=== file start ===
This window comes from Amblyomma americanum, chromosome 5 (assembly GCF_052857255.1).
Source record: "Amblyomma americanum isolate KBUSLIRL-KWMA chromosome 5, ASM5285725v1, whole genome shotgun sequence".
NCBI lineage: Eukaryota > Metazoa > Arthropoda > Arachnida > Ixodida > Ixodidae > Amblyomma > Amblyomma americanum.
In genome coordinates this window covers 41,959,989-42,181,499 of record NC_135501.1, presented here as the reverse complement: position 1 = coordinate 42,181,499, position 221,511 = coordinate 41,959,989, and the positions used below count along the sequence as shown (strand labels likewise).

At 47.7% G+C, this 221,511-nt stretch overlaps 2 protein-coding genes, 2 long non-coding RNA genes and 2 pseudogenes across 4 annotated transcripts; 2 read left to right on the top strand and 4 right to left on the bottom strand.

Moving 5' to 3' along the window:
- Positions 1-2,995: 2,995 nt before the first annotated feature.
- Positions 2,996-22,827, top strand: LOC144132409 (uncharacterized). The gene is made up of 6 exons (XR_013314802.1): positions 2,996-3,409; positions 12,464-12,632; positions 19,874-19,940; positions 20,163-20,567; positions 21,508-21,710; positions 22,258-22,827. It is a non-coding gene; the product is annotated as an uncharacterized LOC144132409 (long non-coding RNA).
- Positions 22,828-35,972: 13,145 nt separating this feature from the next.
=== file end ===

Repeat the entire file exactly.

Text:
This window comes from Amblyomma americanum, chromosome 5 (assembly GCF_052857255.1).
Source record: "Amblyomma americanum isolate KBUSLIRL-KWMA chromosome 5, ASM5285725v1, whole genome shotgun sequence".
NCBI lineage: Eukaryota > Metazoa > Arthropoda > Arachnida > Ixodida > Ixodidae > Amblyomma > Amblyomma americanum.
In genome coordinates this window covers 41,959,989-42,181,499 of record NC_135501.1, presented here as the reverse complement: position 1 = coordinate 42,181,499, position 221,511 = coordinate 41,959,989, and the positions used below count along the sequence as shown (strand labels likewise).

At 47.7% G+C, this 221,511-nt stretch overlaps 2 protein-coding genes, 2 long non-coding RNA genes and 2 pseudogenes across 4 annotated transcripts; 2 read left to right on the top strand and 4 right to left on the bottom strand.

Moving 5' to 3' along the window:
- Positions 1-2,995: 2,995 nt before the first annotated feature.
- Positions 2,996-22,827, top strand: LOC144132409 (uncharacterized). The gene is made up of 6 exons (XR_013314802.1): positions 2,996-3,409; positions 12,464-12,632; positions 19,874-19,940; positions 20,163-20,567; positions 21,508-21,710; positions 22,258-22,827. It is a non-coding gene; the product is annotated as an uncharacterized LOC144132409 (long non-coding RNA).
- Positions 22,828-35,972: 13,145 nt separating this feature from the next.